{item.views} &bull; {item.published}
            </div>
          </a>
        </li>
      );
    };
    
    // Card list component
    const CardList = ({ list }) => {
      return (
        <ul className="list">
          {list.items.map((item, index) => {
            return <Card key={index} item={item} channel={list.channel} />;
          })}
        </ul>
      );
    };
    
    // App component - each section have multiple videos
    const App = () => {
      return (
        <div className="App">
          {youtubeData.map((list, index) => {
            return (
              <section key={index}>
                <h2 className="section-title">{list.section}</h2>
                <CardList list={list} />
                <hr />
              </section>
            );
          })}
        </div>
      );
    }
    
    export default App;

Next, let’s input fake YouTube data:

const youtubeData = [
  {
    section: "JavaScript Tutorials by freeCodeCamp",
    channel: "freeCodeCamp.org",
    items: [
      {
        id: "PkZNo7MFNFg",
        image: "https://img.youtube.com/vi/PkZNo7MFNFg/maxresdefault.jpg",
        title: "Learn JavaScript - Full Course for Beginners",
        views: "1.9M views",
        published: "9 months ago"
      },
      {
        id: "jaVNP3nIAv0",
        image: "https://img.youtube.com/vi/jaVNP3nIAv0/maxresdefault.jpg",
        title: "JavaScript, HTML, CSS - Rock Paper Scissors Game",
        views: "216K views",
        published: "1 year ago"
      }
    ]
  },
  {
    section: "Small steps on React",
    channel: "Learn with Param",
    items: [
      {
        id: "ylbVzIBhDIM",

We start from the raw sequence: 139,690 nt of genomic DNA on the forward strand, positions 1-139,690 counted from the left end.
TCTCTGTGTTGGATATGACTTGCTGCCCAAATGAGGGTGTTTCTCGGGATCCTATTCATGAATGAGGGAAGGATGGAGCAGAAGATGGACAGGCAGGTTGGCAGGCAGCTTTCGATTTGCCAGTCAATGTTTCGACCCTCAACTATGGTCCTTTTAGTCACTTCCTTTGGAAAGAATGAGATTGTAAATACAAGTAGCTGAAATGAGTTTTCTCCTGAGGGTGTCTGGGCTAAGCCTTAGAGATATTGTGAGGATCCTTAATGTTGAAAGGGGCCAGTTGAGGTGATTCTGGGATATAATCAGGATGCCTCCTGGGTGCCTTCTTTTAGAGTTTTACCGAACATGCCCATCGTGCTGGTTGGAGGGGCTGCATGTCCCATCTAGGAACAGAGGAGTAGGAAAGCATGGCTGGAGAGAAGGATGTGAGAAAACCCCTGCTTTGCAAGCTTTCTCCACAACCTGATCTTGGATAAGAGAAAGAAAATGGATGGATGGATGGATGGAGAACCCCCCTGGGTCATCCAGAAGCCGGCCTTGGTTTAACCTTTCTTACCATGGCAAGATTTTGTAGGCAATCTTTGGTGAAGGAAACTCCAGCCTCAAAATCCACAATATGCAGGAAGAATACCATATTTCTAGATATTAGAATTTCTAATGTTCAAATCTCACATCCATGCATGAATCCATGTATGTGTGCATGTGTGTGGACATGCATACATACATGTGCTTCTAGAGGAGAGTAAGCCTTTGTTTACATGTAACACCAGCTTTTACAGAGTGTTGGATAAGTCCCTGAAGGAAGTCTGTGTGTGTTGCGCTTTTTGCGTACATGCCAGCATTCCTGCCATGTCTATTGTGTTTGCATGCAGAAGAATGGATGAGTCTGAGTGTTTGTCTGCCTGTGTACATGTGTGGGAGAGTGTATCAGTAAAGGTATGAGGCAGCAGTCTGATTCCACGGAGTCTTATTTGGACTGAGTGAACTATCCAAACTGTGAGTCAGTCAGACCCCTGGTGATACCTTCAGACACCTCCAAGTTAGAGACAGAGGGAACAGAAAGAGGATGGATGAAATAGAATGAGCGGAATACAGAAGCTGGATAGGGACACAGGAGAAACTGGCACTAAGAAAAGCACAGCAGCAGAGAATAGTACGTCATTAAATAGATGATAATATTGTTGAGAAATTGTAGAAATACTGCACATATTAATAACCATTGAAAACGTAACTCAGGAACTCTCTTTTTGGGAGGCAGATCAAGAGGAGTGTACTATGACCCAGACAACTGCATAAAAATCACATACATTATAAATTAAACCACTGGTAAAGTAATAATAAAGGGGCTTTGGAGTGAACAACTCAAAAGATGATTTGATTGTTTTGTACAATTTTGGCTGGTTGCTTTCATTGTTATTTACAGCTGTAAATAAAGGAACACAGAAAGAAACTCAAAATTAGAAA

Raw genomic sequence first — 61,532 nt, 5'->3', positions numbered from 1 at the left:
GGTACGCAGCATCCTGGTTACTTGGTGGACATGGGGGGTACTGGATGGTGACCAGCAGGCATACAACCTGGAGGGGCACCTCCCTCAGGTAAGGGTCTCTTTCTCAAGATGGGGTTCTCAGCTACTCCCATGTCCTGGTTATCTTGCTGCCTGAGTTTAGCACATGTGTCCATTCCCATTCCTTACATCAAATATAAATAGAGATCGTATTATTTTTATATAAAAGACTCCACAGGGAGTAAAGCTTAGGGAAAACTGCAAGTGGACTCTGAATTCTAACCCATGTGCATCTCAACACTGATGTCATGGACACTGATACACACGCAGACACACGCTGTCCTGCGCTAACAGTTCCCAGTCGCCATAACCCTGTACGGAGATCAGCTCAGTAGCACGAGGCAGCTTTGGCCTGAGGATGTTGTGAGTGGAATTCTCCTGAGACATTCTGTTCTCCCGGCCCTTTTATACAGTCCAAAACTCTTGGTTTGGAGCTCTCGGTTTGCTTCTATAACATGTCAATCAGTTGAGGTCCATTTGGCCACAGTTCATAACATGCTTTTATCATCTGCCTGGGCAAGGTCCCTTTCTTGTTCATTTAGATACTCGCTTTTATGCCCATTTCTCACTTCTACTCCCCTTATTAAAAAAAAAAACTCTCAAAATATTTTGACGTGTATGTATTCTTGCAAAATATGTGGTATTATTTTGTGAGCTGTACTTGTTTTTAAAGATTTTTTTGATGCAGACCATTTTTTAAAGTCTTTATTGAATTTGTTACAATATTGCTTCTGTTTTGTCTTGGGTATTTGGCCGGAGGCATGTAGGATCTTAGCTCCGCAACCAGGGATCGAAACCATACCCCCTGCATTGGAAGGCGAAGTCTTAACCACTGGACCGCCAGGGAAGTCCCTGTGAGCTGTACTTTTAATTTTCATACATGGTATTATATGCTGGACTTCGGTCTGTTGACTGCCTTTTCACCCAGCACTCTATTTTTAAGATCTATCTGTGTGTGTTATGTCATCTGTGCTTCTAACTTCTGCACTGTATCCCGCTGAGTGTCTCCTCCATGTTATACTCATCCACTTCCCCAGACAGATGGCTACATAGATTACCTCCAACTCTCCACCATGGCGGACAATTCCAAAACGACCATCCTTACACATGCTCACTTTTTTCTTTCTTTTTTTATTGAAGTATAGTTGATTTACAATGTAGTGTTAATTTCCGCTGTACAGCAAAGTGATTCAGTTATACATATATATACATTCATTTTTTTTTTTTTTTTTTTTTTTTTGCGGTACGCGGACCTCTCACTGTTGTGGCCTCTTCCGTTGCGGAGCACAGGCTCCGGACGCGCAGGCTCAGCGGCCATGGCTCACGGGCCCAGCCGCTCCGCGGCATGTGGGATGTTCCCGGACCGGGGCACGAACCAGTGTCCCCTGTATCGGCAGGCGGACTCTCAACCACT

image: "https://img.youtube.com/vi/ylbVzIBhDIM/maxresdefault.jpg",
        title: "useState example by building a text-size changer",
        views: "148 views",
        published: "3 days ago"
      }
    ]
  }
];
export default youtubeData

Let’s show the skeleton UI before loading actual data. Since our data is fake, we need to mock it like API data by loading after a two-second timeout:

import React, { useState, useEffect } from "react";

const App = () => {
  const [videos, setVideos] = useState([]);
  // Load this effect on mount
  useEffect(() => {
    const timer = setTimeout(() => {
      setVideos(youtubeData);
    }, 2000);
    // Cancel the timer while unmounting
    return () => clearTimeout(timer);
  }, []);

  return (
    <div className="App">
      {videos.map((list, index) => {
        ...
      })}
    </div>
  );
};

You’ll see a white screen for three seconds, and then the data loads abruptly.

Now, we’ll install react-loading-skeleton:

yarn add react-loading-skeleton

Let’s create a skeleton component for our videos data:

import Skeleton from "react-loading-skeleton";

/* 
   Separate Skeleton component 
  - It is created with the same shape as Card component
  - Pros: Component will be isolated from the skeletons so the component won't become complex or heavy
  - Cons: Maintaining separate skeleton component will make it harder to maintain when UI changes and style gets changed
*/
const CardSkeleton = () => {
  return (
    <section>
      <h2 className="section-title">
        <Skeleton height={28} width={300} />
      </h2>
      <ul className="list">
        {Array(9)
          .fill()
          .map((item, index) => (
            <li className="card" key={index}>
              <Skeleton height={180} />
              <h4 className="card-title">
                <Skeleton height={36} width={`80%`} />
              </h4>
              <p className="card-channel">
                <Skeleton width={`60%`} />
              </p>
              <div className="card-metrics">
                <Skeleton width={`90%`} />